We're in the interstice now between two important festivals at Tirupati, the Brahmotsavams of September and October, perhaps a time for reflection, which may be the purpose of such calendar events.
What's so interesting about these festivals is their operational concept: ananda, joy. It's a very Vaishnava thing and appropriate, associated with 'the Preserver'. No gloom or doom, just thankfulness for creation and hope in life. This USP of the Vaishnava worldview was pointed out to me years ago by senior artist Mr Adimoolam, and that's when I began to properly notice the untrammeled celebration in the air the moment we cross the threshold of a temple to Mahavishnu in any avatar or aspect.
Showers of rose petals and sprays of sandalwood-water and rose-water flung at devotees, solo singers and groups of singers in sangeet seva, solo dancers and groups of dancers in nritya seva, the clothes and ornaments of deities changed to suit the seasons and for special days.
The intense ritual theatre of arati, including waving long peacock feather-fans set in antique silver whisk-holders, the velvet curtains, the great bells, the blazing lampfire and sometimes a glimpse of the historic jewellry offered to the deities by kings and queens. Life is one long party at a Vaishnava temple, the mantra is 'Affirm Existence'. Some temples have huge mirrors at the entrance that ask that we reflect on the reflection. Their literal, poignant message is 'Beyond the illusion, go forth to the unifying reality.'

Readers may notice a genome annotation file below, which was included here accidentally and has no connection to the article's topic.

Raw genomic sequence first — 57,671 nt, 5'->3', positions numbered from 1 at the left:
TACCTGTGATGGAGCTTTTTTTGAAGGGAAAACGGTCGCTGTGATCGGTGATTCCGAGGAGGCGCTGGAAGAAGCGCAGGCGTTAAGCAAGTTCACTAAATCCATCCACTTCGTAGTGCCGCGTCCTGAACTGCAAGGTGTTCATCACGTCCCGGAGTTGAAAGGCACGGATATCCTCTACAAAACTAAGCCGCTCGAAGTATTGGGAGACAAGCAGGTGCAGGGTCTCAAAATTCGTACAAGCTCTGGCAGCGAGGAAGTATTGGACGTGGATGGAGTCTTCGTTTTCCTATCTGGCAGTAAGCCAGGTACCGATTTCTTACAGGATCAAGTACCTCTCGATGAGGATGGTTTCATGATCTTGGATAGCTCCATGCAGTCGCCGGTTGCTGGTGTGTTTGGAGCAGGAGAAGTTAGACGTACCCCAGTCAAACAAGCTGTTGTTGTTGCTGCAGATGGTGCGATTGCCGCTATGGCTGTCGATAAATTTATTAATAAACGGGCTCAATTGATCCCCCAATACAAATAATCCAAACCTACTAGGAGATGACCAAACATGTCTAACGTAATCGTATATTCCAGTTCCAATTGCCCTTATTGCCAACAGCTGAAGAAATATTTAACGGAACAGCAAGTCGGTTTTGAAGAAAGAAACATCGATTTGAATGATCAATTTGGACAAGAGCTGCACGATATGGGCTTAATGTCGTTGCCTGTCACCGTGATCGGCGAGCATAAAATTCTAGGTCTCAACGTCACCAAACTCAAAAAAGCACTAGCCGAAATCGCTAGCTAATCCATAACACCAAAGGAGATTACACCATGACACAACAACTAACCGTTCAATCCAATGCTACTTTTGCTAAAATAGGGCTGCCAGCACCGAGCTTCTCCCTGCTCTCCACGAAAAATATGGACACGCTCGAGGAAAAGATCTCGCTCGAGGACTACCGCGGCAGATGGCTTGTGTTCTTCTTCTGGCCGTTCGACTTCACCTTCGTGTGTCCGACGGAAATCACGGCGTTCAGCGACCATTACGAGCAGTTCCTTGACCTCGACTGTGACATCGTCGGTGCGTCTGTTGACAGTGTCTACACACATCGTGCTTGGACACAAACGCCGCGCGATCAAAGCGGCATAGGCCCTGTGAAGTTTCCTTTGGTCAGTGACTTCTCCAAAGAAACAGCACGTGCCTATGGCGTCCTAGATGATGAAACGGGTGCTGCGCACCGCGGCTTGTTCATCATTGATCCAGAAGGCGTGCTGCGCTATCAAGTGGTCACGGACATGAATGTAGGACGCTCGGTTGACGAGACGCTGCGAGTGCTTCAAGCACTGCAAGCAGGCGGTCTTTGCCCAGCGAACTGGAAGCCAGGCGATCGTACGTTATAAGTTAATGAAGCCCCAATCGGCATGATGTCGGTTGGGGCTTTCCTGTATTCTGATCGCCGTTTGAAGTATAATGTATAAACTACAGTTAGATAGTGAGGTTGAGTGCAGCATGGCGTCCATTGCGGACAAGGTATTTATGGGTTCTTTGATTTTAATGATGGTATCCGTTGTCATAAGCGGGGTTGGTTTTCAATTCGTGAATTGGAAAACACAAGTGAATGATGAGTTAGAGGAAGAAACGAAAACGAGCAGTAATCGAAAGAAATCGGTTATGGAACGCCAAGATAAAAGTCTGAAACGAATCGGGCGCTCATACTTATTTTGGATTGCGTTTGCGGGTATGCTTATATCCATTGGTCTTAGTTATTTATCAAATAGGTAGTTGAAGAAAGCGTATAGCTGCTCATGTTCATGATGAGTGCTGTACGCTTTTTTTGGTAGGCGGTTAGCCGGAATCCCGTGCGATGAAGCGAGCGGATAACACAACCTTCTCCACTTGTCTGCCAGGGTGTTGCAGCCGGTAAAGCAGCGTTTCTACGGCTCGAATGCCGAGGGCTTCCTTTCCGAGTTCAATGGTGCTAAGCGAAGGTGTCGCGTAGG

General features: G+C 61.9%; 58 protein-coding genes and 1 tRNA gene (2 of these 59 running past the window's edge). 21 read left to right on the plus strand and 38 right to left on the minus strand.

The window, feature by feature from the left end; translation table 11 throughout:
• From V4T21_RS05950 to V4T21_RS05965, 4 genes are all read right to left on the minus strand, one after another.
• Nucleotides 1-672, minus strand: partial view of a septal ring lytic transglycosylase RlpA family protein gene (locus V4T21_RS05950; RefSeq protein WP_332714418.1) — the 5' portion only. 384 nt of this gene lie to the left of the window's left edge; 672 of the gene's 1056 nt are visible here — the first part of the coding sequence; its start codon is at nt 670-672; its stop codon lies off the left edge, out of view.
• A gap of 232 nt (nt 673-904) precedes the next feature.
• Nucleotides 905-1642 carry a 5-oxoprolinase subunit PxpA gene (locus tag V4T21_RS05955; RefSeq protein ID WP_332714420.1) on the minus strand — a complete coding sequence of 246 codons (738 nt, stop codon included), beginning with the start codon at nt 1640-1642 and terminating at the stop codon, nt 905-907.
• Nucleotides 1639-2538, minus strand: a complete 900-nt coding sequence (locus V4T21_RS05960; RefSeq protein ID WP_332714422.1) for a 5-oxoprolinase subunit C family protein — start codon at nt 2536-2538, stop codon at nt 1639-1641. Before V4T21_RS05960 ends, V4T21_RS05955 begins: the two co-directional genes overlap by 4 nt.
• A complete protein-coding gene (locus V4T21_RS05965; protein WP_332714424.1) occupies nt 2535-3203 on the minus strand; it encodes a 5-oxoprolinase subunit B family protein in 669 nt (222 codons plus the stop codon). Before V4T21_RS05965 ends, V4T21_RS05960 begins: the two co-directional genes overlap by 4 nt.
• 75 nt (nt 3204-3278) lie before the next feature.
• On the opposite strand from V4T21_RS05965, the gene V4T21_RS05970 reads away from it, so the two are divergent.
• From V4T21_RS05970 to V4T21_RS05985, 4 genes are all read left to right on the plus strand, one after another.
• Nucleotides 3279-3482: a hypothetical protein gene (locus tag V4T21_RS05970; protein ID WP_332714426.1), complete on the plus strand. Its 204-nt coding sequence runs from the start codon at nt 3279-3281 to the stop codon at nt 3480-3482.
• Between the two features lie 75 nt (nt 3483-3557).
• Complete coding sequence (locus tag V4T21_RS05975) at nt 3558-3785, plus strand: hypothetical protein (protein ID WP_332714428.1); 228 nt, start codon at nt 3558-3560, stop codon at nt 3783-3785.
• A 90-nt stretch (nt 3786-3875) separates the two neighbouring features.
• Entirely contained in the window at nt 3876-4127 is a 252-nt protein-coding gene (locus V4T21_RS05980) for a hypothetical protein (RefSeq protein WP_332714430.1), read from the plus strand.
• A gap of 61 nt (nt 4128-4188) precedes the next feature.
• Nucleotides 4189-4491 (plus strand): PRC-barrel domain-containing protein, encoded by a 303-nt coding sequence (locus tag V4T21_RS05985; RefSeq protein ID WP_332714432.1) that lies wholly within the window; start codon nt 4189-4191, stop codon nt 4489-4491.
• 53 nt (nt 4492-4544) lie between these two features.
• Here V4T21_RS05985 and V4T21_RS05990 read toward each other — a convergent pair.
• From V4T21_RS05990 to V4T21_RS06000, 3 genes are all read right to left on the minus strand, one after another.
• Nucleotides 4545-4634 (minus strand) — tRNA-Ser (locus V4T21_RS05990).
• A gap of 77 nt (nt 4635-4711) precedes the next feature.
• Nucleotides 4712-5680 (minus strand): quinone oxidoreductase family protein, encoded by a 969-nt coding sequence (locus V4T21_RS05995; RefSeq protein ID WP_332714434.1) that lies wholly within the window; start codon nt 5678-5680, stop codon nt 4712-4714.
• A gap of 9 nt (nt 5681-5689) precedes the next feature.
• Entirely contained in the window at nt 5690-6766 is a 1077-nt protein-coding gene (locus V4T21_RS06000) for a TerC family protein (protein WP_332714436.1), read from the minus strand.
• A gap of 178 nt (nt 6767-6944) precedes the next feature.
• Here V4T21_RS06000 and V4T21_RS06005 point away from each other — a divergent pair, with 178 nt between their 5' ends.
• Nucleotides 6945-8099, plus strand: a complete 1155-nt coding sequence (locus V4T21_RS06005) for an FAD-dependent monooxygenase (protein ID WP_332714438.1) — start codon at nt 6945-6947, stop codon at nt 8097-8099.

Inside, we get to ask pardon for any lapses, knowing or unknowing, into kaam, krodh, moh, lobh, jhoot and ninda. We feel part of the human plan, taking our turn at darshan. We don't go empty-handed, we carry at least a rupee coin to offer, not because 'God' wants 'gifts' but as a reminder that we are an inter-dependent race and the money collected will be used for the general good.
When we leave, we take away prasad as a sweet aftertaste. True, there's much that annoys about some temples but there's no denying either that the key foundational premise is rather wonderful. Possibly the biggest take-home from a nice temple visit is a buzz of reassurance about 'God' as a real sweetheart and consequently, a kinder view of our fellow-beings, each an 'ishwar-shrishti'. Not a bad SOP if sincerely followed, could keep things sort of bright and affectionate.
Renuka Narayanan writes on religion and culture